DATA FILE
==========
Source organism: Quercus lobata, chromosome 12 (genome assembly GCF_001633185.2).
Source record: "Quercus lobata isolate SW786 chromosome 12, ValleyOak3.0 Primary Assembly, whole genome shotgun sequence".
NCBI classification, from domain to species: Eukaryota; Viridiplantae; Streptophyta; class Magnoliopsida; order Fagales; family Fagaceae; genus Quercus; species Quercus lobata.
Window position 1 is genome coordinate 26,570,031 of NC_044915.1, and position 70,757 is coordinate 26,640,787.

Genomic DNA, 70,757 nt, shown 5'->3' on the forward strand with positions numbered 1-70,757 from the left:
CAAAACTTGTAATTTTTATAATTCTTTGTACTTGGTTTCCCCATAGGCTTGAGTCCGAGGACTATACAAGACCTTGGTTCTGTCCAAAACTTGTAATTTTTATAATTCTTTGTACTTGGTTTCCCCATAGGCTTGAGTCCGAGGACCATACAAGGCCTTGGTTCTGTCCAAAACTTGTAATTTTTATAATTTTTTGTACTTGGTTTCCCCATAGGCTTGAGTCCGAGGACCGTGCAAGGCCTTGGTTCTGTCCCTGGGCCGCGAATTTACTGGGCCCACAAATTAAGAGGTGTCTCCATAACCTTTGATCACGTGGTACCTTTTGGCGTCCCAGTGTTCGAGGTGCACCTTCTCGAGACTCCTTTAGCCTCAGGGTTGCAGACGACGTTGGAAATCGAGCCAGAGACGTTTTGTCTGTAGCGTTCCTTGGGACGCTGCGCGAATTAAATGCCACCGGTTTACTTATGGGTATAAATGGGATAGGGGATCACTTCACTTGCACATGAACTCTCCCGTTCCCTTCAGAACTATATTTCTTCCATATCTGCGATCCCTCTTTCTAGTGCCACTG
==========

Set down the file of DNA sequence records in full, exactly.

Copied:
Source organism: Quercus lobata, chromosome 12 (genome assembly GCF_001633185.2).
Source record: "Quercus lobata isolate SW786 chromosome 12, ValleyOak3.0 Primary Assembly, whole genome shotgun sequence".
NCBI classification, from domain to species: Eukaryota; Viridiplantae; Streptophyta; class Magnoliopsida; order Fagales; family Fagaceae; genus Quercus; species Quercus lobata.
Window position 1 is genome coordinate 26,570,031 of NC_044915.1, and position 70,757 is coordinate 26,640,787.

Genomic DNA, 70,757 nt, shown 5'->3' on the forward strand with positions numbered 1-70,757 from the left:
CAAAACTTGTAATTTTTATAATTCTTTGTACTTGGTTTCCCCATAGGCTTGAGTCCGAGGACTATACAAGACCTTGGTTCTGTCCAAAACTTGTAATTTTTATAATTCTTTGTACTTGGTTTCCCCATAGGCTTGAGTCCGAGGACCATACAAGGCCTTGGTTCTGTCCAAAACTTGTAATTTTTATAATTTTTTGTACTTGGTTTCCCCATAGGCTTGAGTCCGAGGACCGTGCAAGGCCTTGGTTCTGTCCCTGGGCCGCGAATTTACTGGGCCCACAAATTAAGAGGTGTCTCCATAACCTTTGATCACGTGGTACCTTTTGGCGTCCCAGTGTTCGAGGTGCACCTTCTCGAGACTCCTTTAGCCTCAGGGTTGCAGACGACGTTGGAAATCGAGCCAGAGACGTTTTGTCTGTAGCGTTCCTTGGGACGCTGCGCGAATTAAATGCCACCGGTTTACTTATGGGTATAAATGGGATAGGGGATCACTTCACTTGCACATGAACTCTCCCGTTCCCTTCAGAACTATATTTCTTCCATATCTGCGATCCCTCTTTCTAGTGCCACTG